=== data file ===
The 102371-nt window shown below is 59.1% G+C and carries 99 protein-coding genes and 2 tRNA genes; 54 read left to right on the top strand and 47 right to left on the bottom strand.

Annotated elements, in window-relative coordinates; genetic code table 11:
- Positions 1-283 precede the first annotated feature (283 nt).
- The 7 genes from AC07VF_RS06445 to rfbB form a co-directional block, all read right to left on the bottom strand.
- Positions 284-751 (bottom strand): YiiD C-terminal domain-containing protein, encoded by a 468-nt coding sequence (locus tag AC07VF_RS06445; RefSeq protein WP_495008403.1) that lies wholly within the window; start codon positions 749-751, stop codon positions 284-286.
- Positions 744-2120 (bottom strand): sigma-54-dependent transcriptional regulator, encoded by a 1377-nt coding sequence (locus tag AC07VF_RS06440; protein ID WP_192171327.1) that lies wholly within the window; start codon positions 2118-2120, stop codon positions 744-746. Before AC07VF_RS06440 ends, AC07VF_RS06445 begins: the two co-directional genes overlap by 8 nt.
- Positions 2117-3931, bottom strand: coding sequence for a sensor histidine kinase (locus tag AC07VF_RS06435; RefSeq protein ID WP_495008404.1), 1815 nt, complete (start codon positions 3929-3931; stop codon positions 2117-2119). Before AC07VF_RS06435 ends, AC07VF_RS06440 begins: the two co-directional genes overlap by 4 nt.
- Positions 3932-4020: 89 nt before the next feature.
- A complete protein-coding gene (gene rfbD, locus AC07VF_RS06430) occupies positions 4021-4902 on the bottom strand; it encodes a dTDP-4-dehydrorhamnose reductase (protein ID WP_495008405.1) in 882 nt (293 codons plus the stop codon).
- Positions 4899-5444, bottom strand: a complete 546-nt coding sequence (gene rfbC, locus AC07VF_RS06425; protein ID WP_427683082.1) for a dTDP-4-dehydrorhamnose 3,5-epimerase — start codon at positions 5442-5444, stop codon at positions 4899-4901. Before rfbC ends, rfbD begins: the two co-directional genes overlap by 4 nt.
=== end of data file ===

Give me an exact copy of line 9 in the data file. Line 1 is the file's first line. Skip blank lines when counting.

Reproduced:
- A complete protein-coding gene (gene rfbD, locus AC07VF_RS06430) occupies positions 4021-4902 on the bottom strand; it encodes a dTDP-4-dehydrorhamnose reductase (protein ID WP_495008405.1) in 882 nt (293 codons plus the stop codon).